The most obvious example that the Celtics were heavily invested in tanking was a game against the Charlotte Bobcats late in the season. Despite having been up by 18 points in the third quarter, Rivers benched his best player in Paul Pierce and went with a lineup that featured Allan Ray, Leon Powe, Sebastian Telfair, Ryan Gomes and Gerald Green. The Celtics obviously couldn’t close out the game and the Bobcats won.

The tanking did not work out as intended for the Celtics who, despite having the second-highest odds of landing the top pick in the draft, ultimately landed the fifth overall pick. This may have actually been for the best, as the Celtics used the fifth pick to trade for Ray Allen and then persuaded Kevin Garnett to waive his no-trade clause to join Pierce and Allen on a team that would win the 2008 NBA Championship.

5 1996-97 Boston Celtics

via bloomberg.com

While the 2006-07 team had the second-worst record in the history of the Celtics franchise, the worst season the Celtics ever endured was most certainly the 1996-97 edition. Coached by M.L. Carr, with the understanding that Rick Pitino would be his successor, the Celtics went 15-67 that season while hoping to land the most coveted player to enter the draft in years, Tim Duncan. The Celtics actually had two picks in that draft, and figured they could turn around their struggles with the help of two high draft picks. The strategy backfired horribly, and the Celtics wound up with the third and sixth picks in the draft, which they used to select Chauncey Billups and Ron Mercer. To add insult to the whole incident, Pitino traded away Billups after just half a season in Boston.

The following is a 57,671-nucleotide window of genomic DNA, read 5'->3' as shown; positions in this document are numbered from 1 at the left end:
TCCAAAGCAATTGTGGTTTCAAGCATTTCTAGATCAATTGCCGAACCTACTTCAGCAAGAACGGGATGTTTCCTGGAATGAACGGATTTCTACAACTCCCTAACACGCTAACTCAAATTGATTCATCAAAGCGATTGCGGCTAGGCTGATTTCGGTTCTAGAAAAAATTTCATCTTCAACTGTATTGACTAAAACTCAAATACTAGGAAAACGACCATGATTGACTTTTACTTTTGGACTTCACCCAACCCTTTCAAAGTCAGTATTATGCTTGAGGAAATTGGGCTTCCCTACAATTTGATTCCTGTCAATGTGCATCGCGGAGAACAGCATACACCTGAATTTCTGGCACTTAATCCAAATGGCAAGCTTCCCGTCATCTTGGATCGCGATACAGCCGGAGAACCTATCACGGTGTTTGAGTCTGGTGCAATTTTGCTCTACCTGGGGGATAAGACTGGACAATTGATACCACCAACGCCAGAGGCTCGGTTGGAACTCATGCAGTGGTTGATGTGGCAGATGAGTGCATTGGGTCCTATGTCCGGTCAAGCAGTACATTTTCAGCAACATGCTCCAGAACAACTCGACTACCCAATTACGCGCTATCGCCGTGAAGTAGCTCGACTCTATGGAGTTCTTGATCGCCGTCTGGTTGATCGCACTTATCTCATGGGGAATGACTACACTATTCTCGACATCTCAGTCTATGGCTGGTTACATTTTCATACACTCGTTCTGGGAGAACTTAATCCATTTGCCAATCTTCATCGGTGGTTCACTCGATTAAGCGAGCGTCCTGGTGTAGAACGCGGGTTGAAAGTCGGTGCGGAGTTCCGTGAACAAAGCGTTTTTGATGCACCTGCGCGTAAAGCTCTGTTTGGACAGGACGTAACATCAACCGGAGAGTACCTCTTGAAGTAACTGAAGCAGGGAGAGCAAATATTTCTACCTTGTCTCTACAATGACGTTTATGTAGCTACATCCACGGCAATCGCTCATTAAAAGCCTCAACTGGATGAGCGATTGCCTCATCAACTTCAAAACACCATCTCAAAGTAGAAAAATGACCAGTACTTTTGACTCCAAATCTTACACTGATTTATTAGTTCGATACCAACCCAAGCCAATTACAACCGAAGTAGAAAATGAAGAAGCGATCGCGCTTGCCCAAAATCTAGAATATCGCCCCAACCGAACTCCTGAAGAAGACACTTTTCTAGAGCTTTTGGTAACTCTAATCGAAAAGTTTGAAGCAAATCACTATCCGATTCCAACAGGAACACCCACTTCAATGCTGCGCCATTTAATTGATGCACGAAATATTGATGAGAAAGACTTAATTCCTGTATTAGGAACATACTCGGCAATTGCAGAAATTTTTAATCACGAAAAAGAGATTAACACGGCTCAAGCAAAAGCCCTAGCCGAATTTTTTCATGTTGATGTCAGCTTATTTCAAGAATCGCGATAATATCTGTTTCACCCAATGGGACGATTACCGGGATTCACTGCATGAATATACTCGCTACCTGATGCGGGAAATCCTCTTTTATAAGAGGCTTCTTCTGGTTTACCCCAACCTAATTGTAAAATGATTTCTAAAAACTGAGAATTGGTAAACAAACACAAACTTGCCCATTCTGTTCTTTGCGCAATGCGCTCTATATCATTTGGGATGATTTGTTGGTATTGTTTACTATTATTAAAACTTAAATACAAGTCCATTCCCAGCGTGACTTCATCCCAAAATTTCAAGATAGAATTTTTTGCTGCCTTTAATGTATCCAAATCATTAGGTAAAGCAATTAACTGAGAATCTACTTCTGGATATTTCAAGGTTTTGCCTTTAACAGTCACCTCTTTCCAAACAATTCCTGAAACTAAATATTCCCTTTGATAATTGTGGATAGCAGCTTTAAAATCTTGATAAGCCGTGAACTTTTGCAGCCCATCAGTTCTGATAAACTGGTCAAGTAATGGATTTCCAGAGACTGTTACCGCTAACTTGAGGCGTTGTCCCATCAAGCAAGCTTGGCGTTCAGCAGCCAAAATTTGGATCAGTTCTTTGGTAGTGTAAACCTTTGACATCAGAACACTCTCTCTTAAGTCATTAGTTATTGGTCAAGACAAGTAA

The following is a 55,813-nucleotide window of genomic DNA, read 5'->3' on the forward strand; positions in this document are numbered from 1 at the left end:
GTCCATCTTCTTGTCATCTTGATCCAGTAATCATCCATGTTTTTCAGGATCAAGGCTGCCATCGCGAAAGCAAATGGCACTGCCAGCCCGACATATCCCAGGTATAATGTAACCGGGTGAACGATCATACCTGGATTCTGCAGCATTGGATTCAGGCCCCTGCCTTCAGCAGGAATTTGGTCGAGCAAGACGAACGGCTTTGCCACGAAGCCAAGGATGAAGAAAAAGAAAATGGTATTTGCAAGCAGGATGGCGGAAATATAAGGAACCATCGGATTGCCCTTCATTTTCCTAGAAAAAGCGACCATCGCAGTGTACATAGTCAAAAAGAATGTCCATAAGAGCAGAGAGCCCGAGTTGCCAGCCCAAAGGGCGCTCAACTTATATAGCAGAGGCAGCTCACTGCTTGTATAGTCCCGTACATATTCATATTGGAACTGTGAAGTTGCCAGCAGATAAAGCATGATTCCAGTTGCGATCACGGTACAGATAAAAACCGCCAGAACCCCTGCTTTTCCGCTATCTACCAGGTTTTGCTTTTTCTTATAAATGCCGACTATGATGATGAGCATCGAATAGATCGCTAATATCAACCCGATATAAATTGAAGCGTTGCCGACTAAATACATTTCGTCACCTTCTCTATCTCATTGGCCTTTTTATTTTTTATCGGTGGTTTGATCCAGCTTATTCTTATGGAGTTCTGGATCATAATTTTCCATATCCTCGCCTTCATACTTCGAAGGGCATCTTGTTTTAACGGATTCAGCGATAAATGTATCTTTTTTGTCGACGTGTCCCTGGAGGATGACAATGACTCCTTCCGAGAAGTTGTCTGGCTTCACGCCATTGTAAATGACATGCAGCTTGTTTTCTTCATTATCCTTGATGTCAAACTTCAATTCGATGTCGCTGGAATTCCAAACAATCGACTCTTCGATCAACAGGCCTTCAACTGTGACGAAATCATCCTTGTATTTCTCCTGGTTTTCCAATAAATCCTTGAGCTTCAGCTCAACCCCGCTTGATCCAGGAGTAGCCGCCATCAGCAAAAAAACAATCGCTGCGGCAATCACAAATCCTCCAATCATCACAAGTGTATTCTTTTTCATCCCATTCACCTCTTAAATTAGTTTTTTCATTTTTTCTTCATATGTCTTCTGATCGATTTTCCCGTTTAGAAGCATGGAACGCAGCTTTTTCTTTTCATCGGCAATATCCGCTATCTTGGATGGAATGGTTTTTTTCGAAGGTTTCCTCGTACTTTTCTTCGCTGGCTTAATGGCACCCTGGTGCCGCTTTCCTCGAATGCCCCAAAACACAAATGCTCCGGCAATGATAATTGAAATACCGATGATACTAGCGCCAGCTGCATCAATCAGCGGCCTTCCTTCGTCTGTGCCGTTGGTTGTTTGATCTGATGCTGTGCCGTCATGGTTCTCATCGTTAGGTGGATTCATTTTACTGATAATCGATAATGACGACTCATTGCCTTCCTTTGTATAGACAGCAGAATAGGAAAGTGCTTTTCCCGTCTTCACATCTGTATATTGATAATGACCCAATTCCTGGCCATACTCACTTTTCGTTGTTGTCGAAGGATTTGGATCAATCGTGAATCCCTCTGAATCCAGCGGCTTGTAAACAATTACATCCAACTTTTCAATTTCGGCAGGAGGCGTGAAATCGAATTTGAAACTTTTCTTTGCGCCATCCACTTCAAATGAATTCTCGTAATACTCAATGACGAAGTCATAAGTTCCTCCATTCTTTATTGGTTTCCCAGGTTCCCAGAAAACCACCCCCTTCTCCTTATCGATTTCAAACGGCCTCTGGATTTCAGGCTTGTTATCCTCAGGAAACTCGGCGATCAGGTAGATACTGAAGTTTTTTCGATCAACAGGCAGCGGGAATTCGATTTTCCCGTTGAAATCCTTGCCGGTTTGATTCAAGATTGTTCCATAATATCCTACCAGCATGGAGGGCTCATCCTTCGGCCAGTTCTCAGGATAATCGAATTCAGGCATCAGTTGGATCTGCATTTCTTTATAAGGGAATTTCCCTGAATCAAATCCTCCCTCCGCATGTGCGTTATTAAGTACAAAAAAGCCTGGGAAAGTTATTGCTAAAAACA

4 1996-97 San Antonio Spurs

via sport.pl

The Spurs lost their star center, David Robinson, to an injury that allowed him to appear in just six games that season. They replaced Robinson with Will Perdue at center and relied on an aging Dominique Wilkins as their leading scorer, which helped them to a meager record of 20-62. The lottery balls bounced their way that season, as they beat out the Celtics to land the highly coveted Tim Duncan in the 1997 Draft.

Since the Spurs’ struggles were so closely related to the loss of Robinson, the tanking strategy they used in 1996-97 was amazingly effective. With Duncan and Robinson in the middle, the Spurs immediately became a dominant force in the Western Conference and were able to win their first of five titles with Duncan in 1999. Celtics fans still look at the Spurs and wonder what might have been if not for the randomness of that 1997 NBA Draft Lottery.

3 2002-03 Cleveland Cavaliers

via realcavsfans.com

Everyone who paid even the slightest bit of attention to basketball in 2002 knew about the hype surrounding then-high schooler LeBron James, and the Cavaliers were well aware of how their franchise could benefit from landing the homegrown future superstar. While the owner of the team at the time, Gordon Gund, denied that the team was intentionally losing, head coach John Lucas knew exactly what was going on, telling AOL Fanhouse back in 2010, “They trade all our guys away and we go real young, and the goal was to get LeBron and also to sell the team. You can't fault the Cavaliers for wanting to get LeBron. It was hard to get free agents to come there."